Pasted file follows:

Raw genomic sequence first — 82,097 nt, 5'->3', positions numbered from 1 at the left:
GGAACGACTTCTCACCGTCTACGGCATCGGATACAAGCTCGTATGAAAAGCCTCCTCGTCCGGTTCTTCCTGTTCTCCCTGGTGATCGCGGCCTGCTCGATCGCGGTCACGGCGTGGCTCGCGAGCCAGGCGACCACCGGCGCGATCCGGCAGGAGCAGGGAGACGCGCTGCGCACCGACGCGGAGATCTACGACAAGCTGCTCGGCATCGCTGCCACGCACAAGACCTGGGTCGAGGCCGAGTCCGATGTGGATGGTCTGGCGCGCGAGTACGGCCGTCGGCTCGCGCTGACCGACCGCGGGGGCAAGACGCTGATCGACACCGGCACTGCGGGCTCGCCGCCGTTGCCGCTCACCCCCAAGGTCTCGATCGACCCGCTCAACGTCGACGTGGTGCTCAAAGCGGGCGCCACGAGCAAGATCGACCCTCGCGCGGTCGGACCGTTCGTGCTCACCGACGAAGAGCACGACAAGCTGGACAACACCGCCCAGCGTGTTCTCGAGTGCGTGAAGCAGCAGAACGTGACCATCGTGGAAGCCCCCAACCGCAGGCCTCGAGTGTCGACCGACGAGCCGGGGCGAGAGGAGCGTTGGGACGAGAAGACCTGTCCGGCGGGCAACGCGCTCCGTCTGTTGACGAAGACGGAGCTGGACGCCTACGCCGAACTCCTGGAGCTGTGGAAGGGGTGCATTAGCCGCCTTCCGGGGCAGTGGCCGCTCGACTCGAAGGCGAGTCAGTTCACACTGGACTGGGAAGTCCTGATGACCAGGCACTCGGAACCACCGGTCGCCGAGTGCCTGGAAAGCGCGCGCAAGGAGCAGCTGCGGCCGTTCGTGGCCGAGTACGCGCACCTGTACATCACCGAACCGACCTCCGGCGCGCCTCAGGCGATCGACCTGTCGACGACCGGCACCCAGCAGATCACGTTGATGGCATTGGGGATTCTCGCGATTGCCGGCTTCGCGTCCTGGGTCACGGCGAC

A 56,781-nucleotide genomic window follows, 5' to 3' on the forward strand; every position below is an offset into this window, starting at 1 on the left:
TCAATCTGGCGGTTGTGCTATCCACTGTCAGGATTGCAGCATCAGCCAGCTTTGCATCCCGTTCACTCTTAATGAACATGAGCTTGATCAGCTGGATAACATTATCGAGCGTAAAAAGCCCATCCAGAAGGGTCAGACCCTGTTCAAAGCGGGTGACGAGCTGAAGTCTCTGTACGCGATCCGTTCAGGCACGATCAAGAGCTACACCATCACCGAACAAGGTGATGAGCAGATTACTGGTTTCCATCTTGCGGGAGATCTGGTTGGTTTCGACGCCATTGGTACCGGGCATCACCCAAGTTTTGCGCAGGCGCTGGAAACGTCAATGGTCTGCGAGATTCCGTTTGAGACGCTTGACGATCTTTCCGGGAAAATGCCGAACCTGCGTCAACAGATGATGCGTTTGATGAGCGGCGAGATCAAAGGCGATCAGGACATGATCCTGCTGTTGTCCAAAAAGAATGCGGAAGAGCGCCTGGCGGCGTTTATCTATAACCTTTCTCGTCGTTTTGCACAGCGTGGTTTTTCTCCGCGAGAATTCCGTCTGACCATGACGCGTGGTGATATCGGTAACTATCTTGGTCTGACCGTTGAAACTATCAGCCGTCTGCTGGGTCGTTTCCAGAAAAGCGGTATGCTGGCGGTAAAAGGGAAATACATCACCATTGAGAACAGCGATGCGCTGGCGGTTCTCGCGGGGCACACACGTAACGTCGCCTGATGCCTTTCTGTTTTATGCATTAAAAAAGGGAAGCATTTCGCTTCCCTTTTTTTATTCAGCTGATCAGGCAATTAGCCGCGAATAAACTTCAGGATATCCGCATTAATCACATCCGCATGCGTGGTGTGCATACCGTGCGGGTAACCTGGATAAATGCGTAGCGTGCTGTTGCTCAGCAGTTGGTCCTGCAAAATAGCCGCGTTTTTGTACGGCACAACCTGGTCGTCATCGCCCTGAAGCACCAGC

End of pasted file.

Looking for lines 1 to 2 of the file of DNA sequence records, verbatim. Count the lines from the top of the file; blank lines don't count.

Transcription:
Raw genomic sequence first — 82,097 nt, 5'->3', positions numbered from 1 at the left:
GGAACGACTTCTCACCGTCTACGGCATCGGATACAAGCTCGTATGAAAAGCCTCCTCGTCCGGTTCTTCCTGTTCTCCCTGGTGATCGCGGCCTGCTCGATCGCGGTCACGGCGTGGCTCGCGAGCCAGGCGACCACCGGCGCGATCCGGCAGGAGCAGGGAGACGCGCTGCGCACCGACGCGGAGATCTACGACAAGCTGCTCGGCATCGCTGCCACGCACAAGACCTGGGTCGAGGCCGAGTCCGATGTGGATGGTCTGGCGCGCGAGTACGGCCGTCGGCTCGCGCTGACCGACCGCGGGGGCAAGACGCTGATCGACACCGGCACTGCGGGCTCGCCGCCGTTGCCGCTCACCCCCAAGGTCTCGATCGACCCGCTCAACGTCGACGTGGTGCTCAAAGCGGGCGCCACGAGCAAGATCGACCCTCGCGCGGTCGGACCGTTCGTGCTCACCGACGAAGAGCACGACAAGCTGGACAACACCGCCCAGCGTGTTCTCGAGTGCGTGAAGCAGCAGAACGTGACCATCGTGGAAGCCCCCAACCGCAGGCCTCGAGTGTCGACCGACGAGCCGGGGCGAGAGGAGCGTTGGGACGAGAAGACCTGTCCGGCGGGCAACGCGCTCCGTCTGTTGACGAAGACGGAGCTGGACGCCTACGCCGAACTCCTGGAGCTGTGGAAGGGGTGCATTAGCCGCCTTCCGGGGCAGTGGCCGCTCGACTCGAAGGCGAGTCAGTTCACACTGGACTGGGAAGTCCTGATGACCAGGCACTCGGAACCACCGGTCGCCGAGTGCCTGGAAAGCGCGCGCAAGGAGCAGCTGCGGCCGTTCGTGGCCGAGTACGCGCACCTGTACATCACCGAACCGACCTCCGGCGCGCCTCAGGCGATCGACCTGTCGACGACCGGCACCCAGCAGATCACGTTGATGGCATTGGGGATTCTCGCGATTGCCGGCTTCGCGTCCTGGGTCACGGCGAC